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I slapped my child.

(78 Posts)
Caff2 Fri 22-Nov-13 23:44:03

He's thirteen, he called me a bitch, I told him never to say that again. He told me to fuck off, and I slapped him.

How do I make it OK again?

ChippingInLovesAutumn Sat 23-Nov-13 00:25:32

I wouldn't apologise.

If you apologise he will think he can push and push and push without boundaries. You have shown him that you will not tolerate being spoken to like that. It is a disgraceful way to speak to your Mum and he should be thoroughly ashamed of himself. If he doesn't apologise in the morning then I would be telling him what the consequence of his disgusting behaviour would be.

What brought it all on and how often is he like this?

BillyBanter Sat 23-Nov-13 00:30:40

If she doesn't apologise for unreasonable behaviour then he will learn that people don't have to apologise for unreasonable behaviour and feel that he shouldn't bother either.

monicalewinski Sat 23-Nov-13 00:54:46

What softlysoftly and scully said.

He needs to appreciate you have feelings and limits - he got a deserved shock and probably feels as shit as you do.

I would apologise, but not emotionally apologetic, just calm and reasoned, and make it clear that you will not tolerate that sort of behaviour. That way you make your boundaries clear, but he knows that you are truly sorry.

You're not a bad person, just a person pushed too far.

Hogwash Sat 23-Nov-13 01:00:15

'I wouldn't apologise.

If you apologise he will think he can push and push and push without boundaries' don't agree.

Apologies and discuss. What provoked him?

ChippingInLovesAutumn Sat 23-Nov-13 01:16:15

I don't think her behaviour was unreasonable.

Hogwash - that's fine - we can agree to disagree smile

BusyCee Sat 23-Nov-13 01:20:30

What softly said - I also once got slapped by my DM for pushing too hard. I seem to remember being vaguely aware I was testing her at the time. And she did the same - factual apology because hitting is wrong; major focus on my attitude and taking responsibility for my actions.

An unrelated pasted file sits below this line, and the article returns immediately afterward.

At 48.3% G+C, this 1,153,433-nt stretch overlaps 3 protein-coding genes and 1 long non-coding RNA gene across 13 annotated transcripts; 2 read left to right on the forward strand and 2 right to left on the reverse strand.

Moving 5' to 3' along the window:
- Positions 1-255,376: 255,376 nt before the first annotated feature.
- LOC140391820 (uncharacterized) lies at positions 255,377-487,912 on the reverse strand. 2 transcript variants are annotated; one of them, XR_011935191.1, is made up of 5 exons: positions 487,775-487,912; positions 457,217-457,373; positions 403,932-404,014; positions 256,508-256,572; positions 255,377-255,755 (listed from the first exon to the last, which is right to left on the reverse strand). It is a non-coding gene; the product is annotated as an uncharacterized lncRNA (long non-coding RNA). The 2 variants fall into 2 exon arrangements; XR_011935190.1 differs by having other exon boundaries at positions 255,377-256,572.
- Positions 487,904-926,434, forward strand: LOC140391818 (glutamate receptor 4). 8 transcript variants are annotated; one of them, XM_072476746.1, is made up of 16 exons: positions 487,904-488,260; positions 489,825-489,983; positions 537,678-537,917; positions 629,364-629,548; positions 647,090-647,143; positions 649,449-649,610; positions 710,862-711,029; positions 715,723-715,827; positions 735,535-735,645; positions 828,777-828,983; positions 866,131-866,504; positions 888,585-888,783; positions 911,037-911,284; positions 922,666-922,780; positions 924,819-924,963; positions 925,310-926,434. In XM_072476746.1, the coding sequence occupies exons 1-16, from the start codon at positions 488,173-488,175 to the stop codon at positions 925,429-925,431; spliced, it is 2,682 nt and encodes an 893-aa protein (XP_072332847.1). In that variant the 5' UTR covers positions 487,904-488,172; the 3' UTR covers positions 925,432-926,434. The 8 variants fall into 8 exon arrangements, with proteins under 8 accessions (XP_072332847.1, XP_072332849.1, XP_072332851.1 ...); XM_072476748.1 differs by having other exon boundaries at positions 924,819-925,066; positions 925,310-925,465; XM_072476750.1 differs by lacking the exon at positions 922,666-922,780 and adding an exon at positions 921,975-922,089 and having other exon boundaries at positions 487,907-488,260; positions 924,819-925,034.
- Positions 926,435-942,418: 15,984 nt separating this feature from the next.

This is about helping her DS see that his words and actions have implications. Ok, this wasn't the ideal one, but is a direct consequence of what he said. Has he done the same to anyone else, he may have got the same reaction.

palemistyveil Sat 23-Nov-13 01:22:26

I don't think you ought to have slapped him. But you seem upset enough about that, so I shan't harp on, and I completely empathise with the situation. I don't know how I'd react to having that sort of language used against me.

caruthers Sat 23-Nov-13 01:22:40

Violence is never the answer even if you're pushed to the limit.

It's good that you recognise you might have overstepped the mark OP.

Using violence against words is wrong especially in a domestic situation where someone has the upper hand.

OutragedFromLeeds Sat 23-Nov-13 01:25:32

Some of the responses here are disgusting.

People in the 'he deserved it' camp. Would you say the same if it was a man telling us how he'd slapped his wife?

OP you were wrong. You know that. You need to apologise.

ScooseIsLoose Sat 23-Nov-13 01:31:16

I don't get this at all he is a 13 year old CHILD wtf all these he deserved it OP you need to apologise you are supposed to be the adult

Slutbucket Sat 23-Nov-13 01:51:23

I once called my mum a cow. She had a hair brush in her hand and i think she was so insensed that she slapped me on the leg with the hairbrush. My mum didn't really do cross so it was a shock but she was just pushed and she reacted.

OldBagWantsNewBag Sat 23-Nov-13 01:53:10

Message withdrawn at poster's request.

Caff2 Sat 23-Nov-13 05:26:47

Thanks for advice. I will apologise to him, and explain that it was indeed a knee jerk reaction to his language and won't happen again. Also that I don't expect to be spoken to like that, but the slap was entirely the wrong reaction .

MrsNormanBates Sat 23-Nov-13 05:56:17

I would apologise for hitting him but be very firm letting him know he was in the wrong and still punish him for the bad language.

ThatVikRinA22 Sat 23-Nov-13 05:59:24

as a victim of real physical abuse i have to say there is a difference between physical assault and discipline.

i also feel i have to say that if some of the kids i come across now who are totally off the rails had had some discipline much earlier in their lives things might be different for them.

if a child feels its acceptable to call their mother a bitch then what is the answer? sometimes sitting down and talking it through just doesnt have the impact it should at the time.
i am not in favour of violence against children - but i have to say both my children (21 and 16) have pushed me to the very limits of patience before now and both of them have had a smack before now, with dd this has happened twice - once when she was 3 and turned and kicked me, and once when she was about 14 and hurled such abuse at me i was shocked, my reaction shocked her into silence (i smacked her on the bottom)